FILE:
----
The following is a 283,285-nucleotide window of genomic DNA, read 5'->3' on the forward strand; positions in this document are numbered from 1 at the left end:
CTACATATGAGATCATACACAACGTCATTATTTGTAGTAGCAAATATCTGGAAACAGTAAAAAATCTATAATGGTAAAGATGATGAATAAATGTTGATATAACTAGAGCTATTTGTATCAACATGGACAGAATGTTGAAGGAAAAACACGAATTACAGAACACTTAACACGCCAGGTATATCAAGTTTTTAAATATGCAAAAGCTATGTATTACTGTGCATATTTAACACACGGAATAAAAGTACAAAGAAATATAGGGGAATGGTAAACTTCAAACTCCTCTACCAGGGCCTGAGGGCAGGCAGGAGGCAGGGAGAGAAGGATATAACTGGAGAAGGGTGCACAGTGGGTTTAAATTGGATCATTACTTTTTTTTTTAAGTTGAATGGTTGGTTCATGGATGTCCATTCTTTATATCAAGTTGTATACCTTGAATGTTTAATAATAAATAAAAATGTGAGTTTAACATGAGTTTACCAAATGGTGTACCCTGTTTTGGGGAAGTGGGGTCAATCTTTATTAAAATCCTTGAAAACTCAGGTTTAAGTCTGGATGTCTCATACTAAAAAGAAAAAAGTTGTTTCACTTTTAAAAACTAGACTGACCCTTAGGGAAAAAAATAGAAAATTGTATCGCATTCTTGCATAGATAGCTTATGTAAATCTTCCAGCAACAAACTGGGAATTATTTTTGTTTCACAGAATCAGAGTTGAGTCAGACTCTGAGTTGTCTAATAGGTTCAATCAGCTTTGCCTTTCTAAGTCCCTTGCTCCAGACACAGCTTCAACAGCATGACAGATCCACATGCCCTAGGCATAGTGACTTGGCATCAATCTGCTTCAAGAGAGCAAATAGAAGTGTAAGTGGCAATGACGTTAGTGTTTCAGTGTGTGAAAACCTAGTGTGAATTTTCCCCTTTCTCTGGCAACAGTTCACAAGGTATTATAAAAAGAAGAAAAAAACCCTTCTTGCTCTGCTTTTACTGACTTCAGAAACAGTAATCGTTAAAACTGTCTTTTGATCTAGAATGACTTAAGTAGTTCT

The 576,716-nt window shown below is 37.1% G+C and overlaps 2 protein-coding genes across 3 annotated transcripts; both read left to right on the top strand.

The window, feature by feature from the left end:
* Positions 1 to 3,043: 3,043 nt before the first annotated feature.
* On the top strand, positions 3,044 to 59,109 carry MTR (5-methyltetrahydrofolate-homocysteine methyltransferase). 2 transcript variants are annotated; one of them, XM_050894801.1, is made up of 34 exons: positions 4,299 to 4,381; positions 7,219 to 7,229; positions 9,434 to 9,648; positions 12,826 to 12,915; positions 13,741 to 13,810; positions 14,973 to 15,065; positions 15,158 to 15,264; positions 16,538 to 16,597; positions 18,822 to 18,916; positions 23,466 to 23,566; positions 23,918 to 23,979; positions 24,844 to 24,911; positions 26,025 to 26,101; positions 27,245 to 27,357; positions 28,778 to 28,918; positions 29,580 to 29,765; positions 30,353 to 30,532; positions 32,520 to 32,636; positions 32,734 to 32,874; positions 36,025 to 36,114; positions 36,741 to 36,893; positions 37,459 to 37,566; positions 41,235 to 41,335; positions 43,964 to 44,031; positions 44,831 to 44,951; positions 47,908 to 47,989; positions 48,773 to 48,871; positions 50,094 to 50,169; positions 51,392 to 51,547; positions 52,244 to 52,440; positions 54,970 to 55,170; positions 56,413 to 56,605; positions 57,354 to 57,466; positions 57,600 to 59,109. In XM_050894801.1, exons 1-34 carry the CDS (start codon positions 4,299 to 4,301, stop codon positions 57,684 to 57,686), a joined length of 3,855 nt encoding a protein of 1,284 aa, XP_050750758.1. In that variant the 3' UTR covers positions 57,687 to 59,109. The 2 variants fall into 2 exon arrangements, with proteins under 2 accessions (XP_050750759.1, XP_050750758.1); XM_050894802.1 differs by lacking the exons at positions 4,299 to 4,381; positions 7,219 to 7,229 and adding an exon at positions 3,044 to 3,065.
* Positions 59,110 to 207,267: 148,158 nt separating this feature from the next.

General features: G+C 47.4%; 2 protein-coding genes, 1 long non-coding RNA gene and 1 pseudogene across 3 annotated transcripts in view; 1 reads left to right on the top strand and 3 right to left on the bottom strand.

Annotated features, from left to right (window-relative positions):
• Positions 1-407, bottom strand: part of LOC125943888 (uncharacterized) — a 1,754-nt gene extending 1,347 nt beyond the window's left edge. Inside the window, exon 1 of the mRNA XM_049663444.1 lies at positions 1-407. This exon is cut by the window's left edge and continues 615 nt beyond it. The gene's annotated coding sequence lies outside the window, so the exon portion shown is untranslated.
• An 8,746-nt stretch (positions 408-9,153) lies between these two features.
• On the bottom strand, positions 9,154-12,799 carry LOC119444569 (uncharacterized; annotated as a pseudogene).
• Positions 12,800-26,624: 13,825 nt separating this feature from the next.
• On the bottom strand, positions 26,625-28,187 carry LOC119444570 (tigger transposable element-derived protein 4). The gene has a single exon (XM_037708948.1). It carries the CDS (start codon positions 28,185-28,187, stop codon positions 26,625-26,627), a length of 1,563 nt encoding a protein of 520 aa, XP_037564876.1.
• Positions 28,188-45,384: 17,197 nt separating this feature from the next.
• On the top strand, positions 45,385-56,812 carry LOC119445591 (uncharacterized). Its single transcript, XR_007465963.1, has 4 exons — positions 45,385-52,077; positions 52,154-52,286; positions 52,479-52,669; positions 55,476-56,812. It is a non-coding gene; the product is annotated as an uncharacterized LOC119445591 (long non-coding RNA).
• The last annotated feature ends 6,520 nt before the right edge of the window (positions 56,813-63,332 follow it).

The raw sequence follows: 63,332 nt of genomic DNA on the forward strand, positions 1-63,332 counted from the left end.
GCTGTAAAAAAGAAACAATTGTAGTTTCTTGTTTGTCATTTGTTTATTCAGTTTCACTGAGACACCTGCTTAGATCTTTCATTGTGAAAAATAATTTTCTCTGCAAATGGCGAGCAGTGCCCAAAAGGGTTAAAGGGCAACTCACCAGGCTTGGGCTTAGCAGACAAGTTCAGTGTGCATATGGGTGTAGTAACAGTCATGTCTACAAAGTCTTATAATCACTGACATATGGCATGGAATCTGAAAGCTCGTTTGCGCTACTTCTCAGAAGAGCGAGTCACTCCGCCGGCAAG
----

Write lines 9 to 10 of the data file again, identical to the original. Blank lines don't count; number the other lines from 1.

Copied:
Annotated features, from left to right (window-relative positions):
• Positions 1-407, bottom strand: part of LOC125943888 (uncharacterized) — a 1,754-nt gene extending 1,347 nt beyond the window's left edge. Inside the window, exon 1 of the mRNA XM_049663444.1 lies at positions 1-407. This exon is cut by the window's left edge and continues 615 nt beyond it. The gene's annotated coding sequence lies outside the window, so the exon portion shown is untranslated.